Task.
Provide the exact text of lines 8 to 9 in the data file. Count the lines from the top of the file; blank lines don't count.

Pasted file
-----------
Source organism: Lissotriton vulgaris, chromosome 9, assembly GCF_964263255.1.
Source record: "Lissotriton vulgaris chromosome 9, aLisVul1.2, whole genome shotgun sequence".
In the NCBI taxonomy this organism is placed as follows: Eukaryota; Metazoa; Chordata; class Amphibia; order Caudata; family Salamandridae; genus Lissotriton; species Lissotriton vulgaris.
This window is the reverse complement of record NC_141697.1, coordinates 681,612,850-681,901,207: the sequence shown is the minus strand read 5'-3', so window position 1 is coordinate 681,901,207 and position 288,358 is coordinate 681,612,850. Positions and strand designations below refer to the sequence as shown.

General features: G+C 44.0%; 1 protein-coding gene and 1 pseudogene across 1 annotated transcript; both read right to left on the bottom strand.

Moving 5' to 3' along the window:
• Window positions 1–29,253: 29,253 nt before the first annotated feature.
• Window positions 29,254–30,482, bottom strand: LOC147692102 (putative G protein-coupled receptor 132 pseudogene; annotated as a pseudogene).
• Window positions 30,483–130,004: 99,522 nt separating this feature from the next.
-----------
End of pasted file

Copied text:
• Window positions 29,254–30,482, bottom strand: LOC147692102 (putative G protein-coupled receptor 132 pseudogene; annotated as a pseudogene).
• Window positions 30,483–130,004: 99,522 nt separating this feature from the next.